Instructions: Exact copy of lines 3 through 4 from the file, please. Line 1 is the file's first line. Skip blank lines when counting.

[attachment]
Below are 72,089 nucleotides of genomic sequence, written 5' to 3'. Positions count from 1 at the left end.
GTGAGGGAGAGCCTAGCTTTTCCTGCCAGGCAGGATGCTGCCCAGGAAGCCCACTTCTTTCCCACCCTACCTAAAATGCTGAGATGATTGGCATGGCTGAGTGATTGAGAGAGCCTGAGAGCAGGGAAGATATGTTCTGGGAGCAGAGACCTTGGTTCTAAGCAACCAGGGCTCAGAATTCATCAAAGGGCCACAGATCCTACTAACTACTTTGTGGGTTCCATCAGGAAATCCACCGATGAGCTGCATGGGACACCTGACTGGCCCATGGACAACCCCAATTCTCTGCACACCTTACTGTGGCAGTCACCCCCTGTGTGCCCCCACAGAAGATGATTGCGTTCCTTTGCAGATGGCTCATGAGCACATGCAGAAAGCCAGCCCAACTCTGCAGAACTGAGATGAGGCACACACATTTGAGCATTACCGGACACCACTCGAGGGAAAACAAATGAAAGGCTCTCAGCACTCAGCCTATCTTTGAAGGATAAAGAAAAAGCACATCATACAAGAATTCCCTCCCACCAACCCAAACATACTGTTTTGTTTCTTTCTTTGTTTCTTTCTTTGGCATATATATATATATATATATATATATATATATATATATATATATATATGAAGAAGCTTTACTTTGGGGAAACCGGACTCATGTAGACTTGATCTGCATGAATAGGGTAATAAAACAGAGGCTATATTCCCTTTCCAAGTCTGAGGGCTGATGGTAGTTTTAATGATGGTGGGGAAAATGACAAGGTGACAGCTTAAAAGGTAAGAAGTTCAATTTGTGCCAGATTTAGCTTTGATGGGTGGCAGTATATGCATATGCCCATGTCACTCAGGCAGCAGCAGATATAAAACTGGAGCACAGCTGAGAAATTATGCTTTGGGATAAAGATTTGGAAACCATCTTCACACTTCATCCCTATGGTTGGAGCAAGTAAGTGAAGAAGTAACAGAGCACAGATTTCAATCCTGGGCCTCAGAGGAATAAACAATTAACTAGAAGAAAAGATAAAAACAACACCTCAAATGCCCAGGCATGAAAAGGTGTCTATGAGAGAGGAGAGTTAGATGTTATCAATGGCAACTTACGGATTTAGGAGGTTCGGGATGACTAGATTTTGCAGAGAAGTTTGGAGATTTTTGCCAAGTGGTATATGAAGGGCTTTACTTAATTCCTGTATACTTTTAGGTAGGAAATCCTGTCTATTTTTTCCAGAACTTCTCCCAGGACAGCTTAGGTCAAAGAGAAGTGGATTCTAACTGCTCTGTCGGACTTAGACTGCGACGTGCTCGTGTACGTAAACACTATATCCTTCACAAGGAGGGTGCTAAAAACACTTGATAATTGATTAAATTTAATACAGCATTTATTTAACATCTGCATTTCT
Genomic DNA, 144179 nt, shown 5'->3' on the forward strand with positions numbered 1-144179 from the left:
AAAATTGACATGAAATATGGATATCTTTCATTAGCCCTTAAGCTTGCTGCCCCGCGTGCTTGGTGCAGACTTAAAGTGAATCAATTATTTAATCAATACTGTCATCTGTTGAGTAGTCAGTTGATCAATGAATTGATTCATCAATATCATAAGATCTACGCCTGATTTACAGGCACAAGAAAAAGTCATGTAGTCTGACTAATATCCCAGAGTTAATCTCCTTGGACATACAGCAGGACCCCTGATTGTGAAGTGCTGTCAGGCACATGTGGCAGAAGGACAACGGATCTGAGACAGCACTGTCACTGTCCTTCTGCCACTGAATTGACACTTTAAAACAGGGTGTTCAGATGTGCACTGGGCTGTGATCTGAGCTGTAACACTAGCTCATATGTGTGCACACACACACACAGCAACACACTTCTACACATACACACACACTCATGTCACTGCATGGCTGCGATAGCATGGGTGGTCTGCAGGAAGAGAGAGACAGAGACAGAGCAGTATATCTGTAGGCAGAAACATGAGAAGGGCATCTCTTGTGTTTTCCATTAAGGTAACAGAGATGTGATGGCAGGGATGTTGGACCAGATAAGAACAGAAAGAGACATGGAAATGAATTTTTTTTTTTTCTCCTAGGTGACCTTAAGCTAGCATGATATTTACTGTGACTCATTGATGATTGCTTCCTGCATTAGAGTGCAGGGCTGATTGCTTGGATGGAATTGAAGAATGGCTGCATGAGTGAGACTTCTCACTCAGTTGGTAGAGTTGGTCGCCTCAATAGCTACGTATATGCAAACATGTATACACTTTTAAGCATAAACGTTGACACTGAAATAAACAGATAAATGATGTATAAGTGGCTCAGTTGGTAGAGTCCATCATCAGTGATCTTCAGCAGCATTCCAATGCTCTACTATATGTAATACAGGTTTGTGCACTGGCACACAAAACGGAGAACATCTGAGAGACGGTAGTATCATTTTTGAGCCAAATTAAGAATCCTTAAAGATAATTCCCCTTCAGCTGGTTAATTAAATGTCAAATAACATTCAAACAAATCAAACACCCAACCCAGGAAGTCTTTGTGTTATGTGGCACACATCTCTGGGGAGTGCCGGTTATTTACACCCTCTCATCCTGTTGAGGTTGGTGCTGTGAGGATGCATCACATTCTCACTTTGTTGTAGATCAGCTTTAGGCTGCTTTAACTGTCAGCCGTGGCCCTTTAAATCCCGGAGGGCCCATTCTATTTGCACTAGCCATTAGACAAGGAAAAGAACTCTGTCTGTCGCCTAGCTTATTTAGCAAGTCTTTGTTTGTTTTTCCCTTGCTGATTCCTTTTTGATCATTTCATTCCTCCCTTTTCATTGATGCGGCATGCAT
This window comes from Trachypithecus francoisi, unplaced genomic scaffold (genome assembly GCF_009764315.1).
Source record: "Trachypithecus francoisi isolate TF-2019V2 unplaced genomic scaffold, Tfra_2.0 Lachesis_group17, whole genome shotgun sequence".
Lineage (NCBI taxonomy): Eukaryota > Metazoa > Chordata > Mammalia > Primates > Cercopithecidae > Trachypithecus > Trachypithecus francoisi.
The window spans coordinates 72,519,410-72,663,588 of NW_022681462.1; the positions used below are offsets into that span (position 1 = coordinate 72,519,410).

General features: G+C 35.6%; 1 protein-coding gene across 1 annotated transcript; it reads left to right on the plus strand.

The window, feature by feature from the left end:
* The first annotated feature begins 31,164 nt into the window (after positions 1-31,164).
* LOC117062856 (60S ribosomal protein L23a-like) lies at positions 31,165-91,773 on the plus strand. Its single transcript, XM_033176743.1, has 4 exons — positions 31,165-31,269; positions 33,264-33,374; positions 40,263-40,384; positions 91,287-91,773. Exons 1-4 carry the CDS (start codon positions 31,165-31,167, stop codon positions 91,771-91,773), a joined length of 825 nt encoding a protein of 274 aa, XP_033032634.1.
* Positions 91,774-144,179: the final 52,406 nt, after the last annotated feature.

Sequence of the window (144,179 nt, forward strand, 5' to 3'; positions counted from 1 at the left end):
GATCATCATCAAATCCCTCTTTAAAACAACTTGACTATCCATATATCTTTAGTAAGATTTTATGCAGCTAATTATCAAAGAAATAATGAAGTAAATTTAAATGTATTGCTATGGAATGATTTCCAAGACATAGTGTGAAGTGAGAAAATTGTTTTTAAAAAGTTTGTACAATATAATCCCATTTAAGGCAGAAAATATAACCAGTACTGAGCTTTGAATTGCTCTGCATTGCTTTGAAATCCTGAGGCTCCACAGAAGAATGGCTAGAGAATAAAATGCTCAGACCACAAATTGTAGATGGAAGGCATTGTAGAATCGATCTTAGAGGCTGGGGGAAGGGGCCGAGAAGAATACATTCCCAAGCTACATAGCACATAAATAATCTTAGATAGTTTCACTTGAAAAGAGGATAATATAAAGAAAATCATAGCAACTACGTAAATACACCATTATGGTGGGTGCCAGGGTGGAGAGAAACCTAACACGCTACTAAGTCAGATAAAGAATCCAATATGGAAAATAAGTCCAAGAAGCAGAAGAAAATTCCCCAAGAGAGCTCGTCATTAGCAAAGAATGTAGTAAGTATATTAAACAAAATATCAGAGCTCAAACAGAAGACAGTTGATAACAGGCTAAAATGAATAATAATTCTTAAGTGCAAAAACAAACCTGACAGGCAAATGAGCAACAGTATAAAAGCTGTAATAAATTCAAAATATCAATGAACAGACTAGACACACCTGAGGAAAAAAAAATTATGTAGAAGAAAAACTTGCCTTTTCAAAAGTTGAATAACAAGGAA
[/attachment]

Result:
Genomic DNA, 144179 nt, shown 5'->3' on the forward strand with positions numbered 1-144179 from the left:
AAAATTGACATGAAATATGGATATCTTTCATTAGCCCTTAAGCTTGCTGCCCCGCGTGCTTGGTGCAGACTTAAAGTGAATCAATTATTTAATCAATACTGTCATCTGTTGAGTAGTCAGTTGATCAATGAATTGATTCATCAATATCATAAGATCTACGCCTGATTTACAGGCACAAGAAAAAGTCATGTAGTCTGACTAATATCCCAGAGTTAATCTCCTTGGACATACAGCAGGACCCCTGATTGTGAAGTGCTGTCAGGCACATGTGGCAGAAGGACAACGGATCTGAGACAGCACTGTCACTGTCCTTCTGCCACTGAATTGACACTTTAAAACAGGGTGTTCAGATGTGCACTGGGCTGTGATCTGAGCTGTAACACTAGCTCATATGTGTGCACACACACACACAGCAACACACTTCTACACATACACACACACTCATGTCACTGCATGGCTGCGATAGCATGGGTGGTCTGCAGGAAGAGAGAGACAGAGACAGAGCAGTATATCTGTAGGCAGAAACATGAGAAGGGCATCTCTTGTGTTTTCCATTAAGGTAACAGAGATGTGATGGCAGGGATGTTGGACCAGATAAGAACAGAAAGAGACATGGAAATGAATTTTTTTTTTTTCTCCTAGGTGACCTTAAGCTAGCATGATATTTACTGTGACTCATTGATGATTGCTTCCTGCATTAGAGTGCAGGGCTGATTGCTTGGATGGAATTGAAGAATGGCTGCATGAGTGAGACTTCTCACTCAGTTGGTAGAGTTGGTCGCCTCAATAGCTACGTATATGCAAACATGTATACACTTTTAAGCATAAACGTTGACACTGAAATAAACAGATAAATGATGTATAAGTGGCTCAGTTGGTAGAGTCCATCATCAGTGATCTTCAGCAGCATTCCAATGCTCTACTATATGTAATACAGGTTTGTGCACTGGCACACAAAACGGAGAACATCTGAGAGACGGTAGTATCATTTTTGAGCCAAATTAAGAATCCTTAAAGATAATTCCCCTTCAGCTGGTTAATTAAATGTCAAATAACATTCAAACAAATCAAACACCCAACCCAGGAAGTCTTTGTGTTATGTGGCACACATCTCTGGGGAGTGCCGGTTATTTACACCCTCTCATCCTGTTGAGGTTGGTGCTGTGAGGATGCATCACATTCTCACTTTGTTGTAGATCAGCTTTAGGCTGCTTTAACTGTCAGCCGTGGCCCTTTAAATCCCGGAGGGCCCATTCTATTTGCACTAGCCATTAGACAAGGAAAAGAACTCTGTCTGTCGCCTAGCTTATTTAGCAAGTCTTTGTTTGTTTTTCCCTTGCTGATTCCTTTTTGATCATTTCATTCCTCCCTTTTCATTGATGCGGCATGCAT